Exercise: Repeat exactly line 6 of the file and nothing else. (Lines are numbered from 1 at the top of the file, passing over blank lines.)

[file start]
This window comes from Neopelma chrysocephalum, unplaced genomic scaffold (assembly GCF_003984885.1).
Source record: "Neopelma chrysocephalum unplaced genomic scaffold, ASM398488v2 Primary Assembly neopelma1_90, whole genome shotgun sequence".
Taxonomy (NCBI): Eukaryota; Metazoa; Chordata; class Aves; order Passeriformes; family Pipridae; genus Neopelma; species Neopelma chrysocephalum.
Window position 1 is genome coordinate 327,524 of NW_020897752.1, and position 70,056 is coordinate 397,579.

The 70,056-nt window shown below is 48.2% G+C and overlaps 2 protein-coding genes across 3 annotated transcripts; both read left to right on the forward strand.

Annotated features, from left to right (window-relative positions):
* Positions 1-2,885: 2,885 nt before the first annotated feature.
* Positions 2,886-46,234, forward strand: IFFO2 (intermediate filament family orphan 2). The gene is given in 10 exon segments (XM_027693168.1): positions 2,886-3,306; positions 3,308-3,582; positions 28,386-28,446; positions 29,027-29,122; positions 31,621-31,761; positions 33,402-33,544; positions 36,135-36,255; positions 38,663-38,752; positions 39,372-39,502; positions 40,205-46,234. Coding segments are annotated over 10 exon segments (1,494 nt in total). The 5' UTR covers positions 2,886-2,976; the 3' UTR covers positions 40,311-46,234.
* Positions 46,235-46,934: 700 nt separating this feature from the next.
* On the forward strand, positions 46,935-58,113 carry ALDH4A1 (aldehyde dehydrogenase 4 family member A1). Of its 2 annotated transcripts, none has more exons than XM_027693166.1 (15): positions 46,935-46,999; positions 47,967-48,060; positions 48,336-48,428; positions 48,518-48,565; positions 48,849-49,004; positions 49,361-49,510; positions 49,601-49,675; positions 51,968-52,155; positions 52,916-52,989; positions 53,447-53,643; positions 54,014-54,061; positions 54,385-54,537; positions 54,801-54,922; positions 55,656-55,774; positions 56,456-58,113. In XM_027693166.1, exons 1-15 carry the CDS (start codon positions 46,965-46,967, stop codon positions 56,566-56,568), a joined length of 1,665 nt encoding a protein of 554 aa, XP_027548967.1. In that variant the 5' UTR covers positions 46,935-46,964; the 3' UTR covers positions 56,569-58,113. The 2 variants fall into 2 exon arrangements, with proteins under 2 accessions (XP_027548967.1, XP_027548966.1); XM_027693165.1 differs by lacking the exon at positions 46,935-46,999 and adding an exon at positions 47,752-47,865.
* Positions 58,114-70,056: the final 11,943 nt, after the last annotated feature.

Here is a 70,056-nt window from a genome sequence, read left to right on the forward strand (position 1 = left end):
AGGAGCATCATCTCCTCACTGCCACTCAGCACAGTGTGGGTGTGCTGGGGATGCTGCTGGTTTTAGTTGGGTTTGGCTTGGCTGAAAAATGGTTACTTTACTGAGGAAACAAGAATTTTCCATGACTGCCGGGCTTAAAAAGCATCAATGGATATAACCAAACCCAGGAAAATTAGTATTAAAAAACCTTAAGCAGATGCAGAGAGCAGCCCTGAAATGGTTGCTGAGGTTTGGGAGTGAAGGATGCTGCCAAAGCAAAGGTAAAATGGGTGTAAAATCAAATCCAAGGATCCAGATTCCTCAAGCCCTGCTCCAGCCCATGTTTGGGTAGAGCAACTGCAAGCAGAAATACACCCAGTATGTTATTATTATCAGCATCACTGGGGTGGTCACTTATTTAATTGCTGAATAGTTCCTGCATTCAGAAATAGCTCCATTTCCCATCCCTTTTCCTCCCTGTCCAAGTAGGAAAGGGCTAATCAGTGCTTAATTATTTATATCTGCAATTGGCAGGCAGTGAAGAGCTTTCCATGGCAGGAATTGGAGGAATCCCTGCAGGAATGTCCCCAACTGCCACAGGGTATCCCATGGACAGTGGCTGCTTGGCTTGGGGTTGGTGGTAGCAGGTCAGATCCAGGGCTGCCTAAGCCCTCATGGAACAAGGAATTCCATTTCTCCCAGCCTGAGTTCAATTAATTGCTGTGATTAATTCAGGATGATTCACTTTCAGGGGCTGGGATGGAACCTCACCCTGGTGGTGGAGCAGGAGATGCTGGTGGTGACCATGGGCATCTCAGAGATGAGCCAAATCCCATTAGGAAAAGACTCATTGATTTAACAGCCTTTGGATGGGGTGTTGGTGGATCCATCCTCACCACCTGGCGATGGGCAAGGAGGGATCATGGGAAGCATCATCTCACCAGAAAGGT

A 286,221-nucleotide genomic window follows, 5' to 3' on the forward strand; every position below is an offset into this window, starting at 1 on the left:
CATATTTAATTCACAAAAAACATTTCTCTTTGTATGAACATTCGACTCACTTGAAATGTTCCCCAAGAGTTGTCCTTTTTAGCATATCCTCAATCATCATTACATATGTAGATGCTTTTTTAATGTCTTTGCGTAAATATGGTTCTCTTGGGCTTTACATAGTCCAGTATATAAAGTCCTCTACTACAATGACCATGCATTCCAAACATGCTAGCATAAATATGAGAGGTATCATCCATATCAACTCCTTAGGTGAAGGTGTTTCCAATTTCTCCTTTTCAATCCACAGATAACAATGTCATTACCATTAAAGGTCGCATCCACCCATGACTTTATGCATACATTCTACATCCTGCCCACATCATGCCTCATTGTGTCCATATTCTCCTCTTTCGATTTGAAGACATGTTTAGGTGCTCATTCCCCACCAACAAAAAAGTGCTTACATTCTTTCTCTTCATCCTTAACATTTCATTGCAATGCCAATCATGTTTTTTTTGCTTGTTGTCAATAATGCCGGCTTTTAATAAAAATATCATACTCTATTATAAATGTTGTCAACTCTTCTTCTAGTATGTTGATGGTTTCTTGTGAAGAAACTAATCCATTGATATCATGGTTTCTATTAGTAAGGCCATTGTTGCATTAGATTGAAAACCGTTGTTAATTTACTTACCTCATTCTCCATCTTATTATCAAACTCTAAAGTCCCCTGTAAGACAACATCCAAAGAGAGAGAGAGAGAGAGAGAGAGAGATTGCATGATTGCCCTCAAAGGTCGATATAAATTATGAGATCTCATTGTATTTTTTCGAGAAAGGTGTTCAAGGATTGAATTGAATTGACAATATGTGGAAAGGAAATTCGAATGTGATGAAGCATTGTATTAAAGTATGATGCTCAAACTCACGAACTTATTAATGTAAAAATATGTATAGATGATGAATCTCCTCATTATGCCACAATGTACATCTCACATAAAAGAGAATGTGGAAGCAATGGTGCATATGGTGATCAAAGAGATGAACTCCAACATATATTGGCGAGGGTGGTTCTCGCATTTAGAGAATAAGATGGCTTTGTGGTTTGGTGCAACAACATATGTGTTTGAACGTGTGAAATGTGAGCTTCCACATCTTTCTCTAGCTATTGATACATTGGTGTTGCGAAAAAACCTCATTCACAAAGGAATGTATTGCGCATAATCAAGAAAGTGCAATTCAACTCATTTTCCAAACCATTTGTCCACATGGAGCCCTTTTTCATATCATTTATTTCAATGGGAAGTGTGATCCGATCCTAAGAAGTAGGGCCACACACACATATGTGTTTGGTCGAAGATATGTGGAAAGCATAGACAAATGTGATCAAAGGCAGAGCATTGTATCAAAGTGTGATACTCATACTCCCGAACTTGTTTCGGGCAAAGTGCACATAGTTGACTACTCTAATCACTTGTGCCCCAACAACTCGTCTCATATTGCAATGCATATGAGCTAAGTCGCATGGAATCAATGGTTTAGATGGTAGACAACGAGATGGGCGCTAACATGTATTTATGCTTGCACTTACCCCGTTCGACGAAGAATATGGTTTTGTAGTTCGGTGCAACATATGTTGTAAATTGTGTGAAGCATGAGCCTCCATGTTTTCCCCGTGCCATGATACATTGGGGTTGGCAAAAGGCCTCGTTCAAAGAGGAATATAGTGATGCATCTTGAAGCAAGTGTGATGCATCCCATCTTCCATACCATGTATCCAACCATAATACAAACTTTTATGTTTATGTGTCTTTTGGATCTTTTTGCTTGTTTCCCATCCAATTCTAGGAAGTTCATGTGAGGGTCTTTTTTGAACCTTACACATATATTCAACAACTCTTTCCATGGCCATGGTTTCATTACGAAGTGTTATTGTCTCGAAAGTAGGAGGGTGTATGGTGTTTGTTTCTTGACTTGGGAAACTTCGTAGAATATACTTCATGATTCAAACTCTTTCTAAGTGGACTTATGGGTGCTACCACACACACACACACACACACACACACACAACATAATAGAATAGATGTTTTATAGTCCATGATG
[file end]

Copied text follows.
Annotated features, from left to right (window-relative positions):